Acrylic Paints/Primer and Sealer
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Acrylic Paints/Primer and Sealer

Posted in Custom Workstation

Salutations Customizers!

I am new to the customizing world, and although I have the concept of sculpting, sanding, prepping and designing figures, I seem to be at an impasse when it comes to painting. Perhaps I should rather say impasse to the types of paints.

My main question is this: Can one use acrylic paints on figures?

From researching, it's been said that Testor's Master Model paints are the best for figures, but I am thinking of using Folk Art Acrylics as it is harder for me to get the Testor paints, and there are many Folk Art shades at my reach. Digging deeper, I read that you can acrylics, but you have to ensure you prime, then paint, then use a sealer. I've already tried without primer and sealer, and although the paint sticks, it chips at joints.

Is this a good idea (using primer and sealer), or should I just suck it up, head to Amazon and get me some Testor's?

Long Day and Pleasant Nights,
Richard/SpiderCustoms

Posted by Richard_McLay
on Friday, April 3, 2015
User Comments
Danyx Eleven -
Wednesday, April 15, 2015
Use blu-tac! Cover the face, spray primer then peel off. The tac may be unusable after, but the face will be protected. Plus it shouldn't leave any bits behind - and no residue!

Ah good idea! Probably will be easier to remove than vaseline, I'd practically have to scrub vaseline off =P Thanks!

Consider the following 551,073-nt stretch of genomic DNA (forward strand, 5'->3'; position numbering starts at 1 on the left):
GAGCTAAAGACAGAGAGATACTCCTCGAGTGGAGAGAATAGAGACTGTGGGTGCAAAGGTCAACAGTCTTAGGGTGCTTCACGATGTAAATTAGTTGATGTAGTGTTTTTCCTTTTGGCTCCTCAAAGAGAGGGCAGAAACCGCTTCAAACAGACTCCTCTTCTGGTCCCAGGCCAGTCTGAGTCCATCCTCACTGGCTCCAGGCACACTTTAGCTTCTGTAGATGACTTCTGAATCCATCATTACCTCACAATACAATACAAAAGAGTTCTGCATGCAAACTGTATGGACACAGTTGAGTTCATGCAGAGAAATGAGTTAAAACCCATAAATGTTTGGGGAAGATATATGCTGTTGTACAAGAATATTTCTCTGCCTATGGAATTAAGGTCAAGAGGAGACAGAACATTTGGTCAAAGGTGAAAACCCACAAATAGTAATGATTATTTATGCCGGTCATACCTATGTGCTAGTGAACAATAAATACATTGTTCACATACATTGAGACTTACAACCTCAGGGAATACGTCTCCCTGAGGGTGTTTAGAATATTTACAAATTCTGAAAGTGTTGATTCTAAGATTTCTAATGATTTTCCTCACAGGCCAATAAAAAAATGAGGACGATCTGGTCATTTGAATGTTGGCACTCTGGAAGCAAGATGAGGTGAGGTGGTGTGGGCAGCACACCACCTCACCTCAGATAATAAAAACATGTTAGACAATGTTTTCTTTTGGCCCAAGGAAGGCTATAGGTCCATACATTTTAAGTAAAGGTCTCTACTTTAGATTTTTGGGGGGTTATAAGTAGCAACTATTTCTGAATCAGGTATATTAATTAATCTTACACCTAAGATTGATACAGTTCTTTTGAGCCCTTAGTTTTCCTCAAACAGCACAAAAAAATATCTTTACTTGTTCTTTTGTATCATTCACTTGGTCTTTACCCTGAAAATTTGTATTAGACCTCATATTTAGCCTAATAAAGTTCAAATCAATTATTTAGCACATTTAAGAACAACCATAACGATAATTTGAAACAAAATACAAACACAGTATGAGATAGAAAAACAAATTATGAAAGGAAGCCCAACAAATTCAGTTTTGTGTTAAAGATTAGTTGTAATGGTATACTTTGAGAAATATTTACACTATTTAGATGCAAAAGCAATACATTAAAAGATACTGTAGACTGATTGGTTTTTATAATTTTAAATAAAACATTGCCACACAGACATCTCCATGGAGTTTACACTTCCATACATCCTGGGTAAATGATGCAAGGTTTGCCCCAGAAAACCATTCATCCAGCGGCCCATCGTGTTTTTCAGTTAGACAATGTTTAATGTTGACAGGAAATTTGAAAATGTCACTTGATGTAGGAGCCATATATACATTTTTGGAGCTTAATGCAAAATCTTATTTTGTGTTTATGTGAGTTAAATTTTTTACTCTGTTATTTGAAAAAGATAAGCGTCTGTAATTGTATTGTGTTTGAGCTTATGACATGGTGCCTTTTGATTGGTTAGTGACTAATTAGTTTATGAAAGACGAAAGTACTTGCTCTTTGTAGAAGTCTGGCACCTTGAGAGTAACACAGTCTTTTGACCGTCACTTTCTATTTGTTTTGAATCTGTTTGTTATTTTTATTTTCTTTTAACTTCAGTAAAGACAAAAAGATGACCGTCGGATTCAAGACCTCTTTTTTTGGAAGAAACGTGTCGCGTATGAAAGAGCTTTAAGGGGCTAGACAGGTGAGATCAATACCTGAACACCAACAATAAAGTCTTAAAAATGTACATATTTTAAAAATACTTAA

Use blu-tac! Cover the face, spray primer then peel off. The tac may be unusable after, but the face will be protected. Plus it shouldn't leave any bits behind - and no residue!

I've used Krylon in the past and, it's not as strong as Duplicolor, it's not bad. Doesn't work real well on super flexible items such as capes.

Too add what TXT said, silly putty works too.

No worries on flexible, everything on the figure is solid so as long as it works and doesn't gunk up joints it'll be fine I'll try to find Duplicolor but I wanted to have a guaranteed backup in case I can't =P thanks!
Truwe 316 -
Wednesday, April 15, 2015
Use blu-tac! Cover the face, spray primer then peel off. The tac may be unusable after, but the face will be protected. Plus it shouldn't leave any bits behind - and no residue!

I've used Krylon in the past and, it's not as strong as Duplicolor, it's not bad. Doesn't work real well on super flexible items such as capes.

Too add what TXT said, silly putty works too.
TXT -
Wednesday, April 15, 2015
Use blu-tac! Cover the face, spray primer then peel off. The tac may be unusable after, but the face will be protected. Plus it shouldn't leave any bits behind - and no residue!